Understanding a bit about how the search works can help you get better results. The main concept to learn is that search is controlled by operators, which are terms that make your search more specific. For example, searching for “bird” would return results about birds, but also from researchers named “Bird”. To find only research from an author “Bird”, you’d use the author operator like this [author:Barlogie]. Likewise, to limit your search to only results from a specific journal, you’d use the published_in: operator. To limit your results to a date range, use the year operator like so – year:[1983 TO 2013]. To show only research from open access journals, use oa_journal:yes as part of your search.
You can chain operators together using AND and OR to do more complex searches. For example, searching for author:”Jonathan A Eisen” AND published_in:Science would show you work that Dr. Eisen has published in Science and made available via his Mendeley profile.
There’s just a few more things to know to be a successful searcher. Phrases are indicated with quotation marks around the phrase, such as [published_in:”PLOS ONE”] or “mesenchymal stem cell” and without the quotes you’ll get results containing ANY of your terms, not ALL of your terms. More information on how search works is available.
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This release of Mendeley marks another big step forward for the product and lays the groundwork for much more to come, so take it for a spin and let us know what you think!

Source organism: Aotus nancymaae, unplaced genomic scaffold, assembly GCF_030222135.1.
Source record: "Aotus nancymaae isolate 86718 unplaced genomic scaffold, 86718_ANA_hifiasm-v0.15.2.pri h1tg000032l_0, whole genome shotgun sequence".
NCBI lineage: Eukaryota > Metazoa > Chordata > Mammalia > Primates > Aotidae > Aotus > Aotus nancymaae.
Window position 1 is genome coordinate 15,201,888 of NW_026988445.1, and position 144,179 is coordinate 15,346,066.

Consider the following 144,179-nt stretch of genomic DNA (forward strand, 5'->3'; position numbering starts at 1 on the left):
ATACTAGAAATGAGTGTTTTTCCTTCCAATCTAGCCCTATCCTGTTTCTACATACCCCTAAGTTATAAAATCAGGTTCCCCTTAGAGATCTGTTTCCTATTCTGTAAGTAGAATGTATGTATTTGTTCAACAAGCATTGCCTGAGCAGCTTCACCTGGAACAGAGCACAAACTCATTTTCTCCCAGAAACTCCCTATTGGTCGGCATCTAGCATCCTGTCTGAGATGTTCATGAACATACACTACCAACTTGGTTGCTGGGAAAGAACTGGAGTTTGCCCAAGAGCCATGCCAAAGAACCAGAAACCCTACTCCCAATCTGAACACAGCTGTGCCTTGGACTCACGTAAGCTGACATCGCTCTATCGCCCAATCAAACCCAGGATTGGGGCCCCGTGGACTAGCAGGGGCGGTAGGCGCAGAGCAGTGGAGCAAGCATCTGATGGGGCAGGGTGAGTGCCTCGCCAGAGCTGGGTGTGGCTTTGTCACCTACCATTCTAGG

10 thoughts on “New Release: Literature Search from within Mendeley Deskop”
Thanks for update. These could be good features, but…..
* search is, and has always been, too rigid. For example 1) author:”S Pinker” does not return papers where the author is listed as “Steven Pinker” or “SA Pinker” 2) author:”pinker, s” does not give the same result as author:”s pinker”, 3) a search for a author with diacritical characters in their name (e.g. Poincaré) requires entry of the diacritic marks in the search (unlike on pubmed or google search for example).
* search does not seem to support date ranges
* why do you restrict literature search to mendeley web? why not include pubmed, google scholar, scopus etc?
Regarding mendeley suggest,
* mendeley suggest makes suggestions for papers I already have in my library. What’s the point of this?
* I feel mendeley suggest is too general. My library contains many papers that were relevant to work i was doing 6 years ago, but not so relevant to work I am doing now. I would like to be able to restrict the portion of my database that feeds mendeley suggest so that it gives me more suggestions relevant to work i am doing at the moment. For example I would like to be able to have mendeley suggest use only papers I have added in the last 18 months, or get suggestions based on papers I have in specified folders in my library.